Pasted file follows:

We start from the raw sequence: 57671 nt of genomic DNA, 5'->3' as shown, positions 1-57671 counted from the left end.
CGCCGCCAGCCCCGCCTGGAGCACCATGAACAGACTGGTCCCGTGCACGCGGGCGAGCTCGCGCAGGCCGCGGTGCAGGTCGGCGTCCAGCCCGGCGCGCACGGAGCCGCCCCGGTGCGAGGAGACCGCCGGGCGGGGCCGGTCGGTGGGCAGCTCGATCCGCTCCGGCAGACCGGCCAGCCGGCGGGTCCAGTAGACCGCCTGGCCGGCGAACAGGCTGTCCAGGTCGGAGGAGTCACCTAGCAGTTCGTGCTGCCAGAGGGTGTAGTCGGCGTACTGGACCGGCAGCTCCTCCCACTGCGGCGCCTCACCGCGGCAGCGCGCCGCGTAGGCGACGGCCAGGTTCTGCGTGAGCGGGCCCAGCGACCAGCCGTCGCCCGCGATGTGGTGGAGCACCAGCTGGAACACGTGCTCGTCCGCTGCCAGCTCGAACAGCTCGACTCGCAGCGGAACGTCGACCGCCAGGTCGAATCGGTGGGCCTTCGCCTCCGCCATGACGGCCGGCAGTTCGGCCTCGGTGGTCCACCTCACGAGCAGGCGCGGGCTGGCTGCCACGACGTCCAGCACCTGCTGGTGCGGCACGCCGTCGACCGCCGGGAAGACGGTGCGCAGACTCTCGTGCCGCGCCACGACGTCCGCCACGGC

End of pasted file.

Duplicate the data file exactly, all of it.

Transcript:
We start from the raw sequence: 57671 nt of genomic DNA, 5'->3' as shown, positions 1-57671 counted from the left end.
CGCCGCCAGCCCCGCCTGGAGCACCATGAACAGACTGGTCCCGTGCACGCGGGCGAGCTCGCGCAGGCCGCGGTGCAGGTCGGCGTCCAGCCCGGCGCGCACGGAGCCGCCCCGGTGCGAGGAGACCGCCGGGCGGGGCCGGTCGGTGGGCAGCTCGATCCGCTCCGGCAGACCGGCCAGCCGGCGGGTCCAGTAGACCGCCTGGCCGGCGAACAGGCTGTCCAGGTCGGAGGAGTCACCTAGCAGTTCGTGCTGCCAGAGGGTGTAGTCGGCGTACTGGACCGGCAGCTCCTCCCACTGCGGCGCCTCACCGCGGCAGCGCGCCGCGTAGGCGACGGCCAGGTTCTGCGTGAGCGGGCCCAGCGACCAGCCGTCGCCCGCGATGTGGTGGAGCACCAGCTGGAACACGTGCTCGTCCGCTGCCAGCTCGAACAGCTCGACTCGCAGCGGAACGTCGACCGCCAGGTCGAATCGGTGGGCCTTCGCCTCCGCCATGACGGCCGGCAGTTCGGCCTCGGTGGTCCACCTCACGAGCAGGCGCGGGCTGGCTGCCACGACGTCCAGCACCTGCTGGTGCGGCACGCCGTCGACCGCCGGGAAGACGGTGCGCAGACTCTCGTGCCGCGCCACGACGTCCGCCACGGC